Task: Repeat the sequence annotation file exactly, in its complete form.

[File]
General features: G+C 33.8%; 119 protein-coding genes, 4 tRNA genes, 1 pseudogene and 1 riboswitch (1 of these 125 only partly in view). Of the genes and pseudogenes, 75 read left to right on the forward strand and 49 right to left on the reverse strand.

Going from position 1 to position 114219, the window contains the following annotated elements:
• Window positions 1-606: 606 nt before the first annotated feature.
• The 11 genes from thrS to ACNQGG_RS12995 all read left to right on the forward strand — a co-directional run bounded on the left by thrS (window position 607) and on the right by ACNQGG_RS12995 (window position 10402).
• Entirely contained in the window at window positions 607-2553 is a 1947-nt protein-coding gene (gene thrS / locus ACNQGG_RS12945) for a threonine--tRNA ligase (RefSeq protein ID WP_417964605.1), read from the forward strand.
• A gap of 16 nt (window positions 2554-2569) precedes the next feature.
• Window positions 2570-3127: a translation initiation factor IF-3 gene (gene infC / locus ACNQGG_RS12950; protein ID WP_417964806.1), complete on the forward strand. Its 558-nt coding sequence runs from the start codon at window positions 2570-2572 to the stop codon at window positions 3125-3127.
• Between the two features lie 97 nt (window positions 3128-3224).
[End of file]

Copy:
General features: G+C 33.8%; 119 protein-coding genes, 4 tRNA genes, 1 pseudogene and 1 riboswitch (1 of these 125 only partly in view). Of the genes and pseudogenes, 75 read left to right on the forward strand and 49 right to left on the reverse strand.

Going from position 1 to position 114219, the window contains the following annotated elements:
• Window positions 1-606: 606 nt before the first annotated feature.
• The 11 genes from thrS to ACNQGG_RS12995 all read left to right on the forward strand — a co-directional run bounded on the left by thrS (window position 607) and on the right by ACNQGG_RS12995 (window position 10402).
• Entirely contained in the window at window positions 607-2553 is a 1947-nt protein-coding gene (gene thrS / locus ACNQGG_RS12945) for a threonine--tRNA ligase (RefSeq protein ID WP_417964605.1), read from the forward strand.
• A gap of 16 nt (window positions 2554-2569) precedes the next feature.
• Window positions 2570-3127: a translation initiation factor IF-3 gene (gene infC / locus ACNQGG_RS12950; protein ID WP_417964806.1), complete on the forward strand. Its 558-nt coding sequence runs from the start codon at window positions 2570-2572 to the stop codon at window positions 3125-3127.
• Between the two features lie 97 nt (window positions 3128-3224).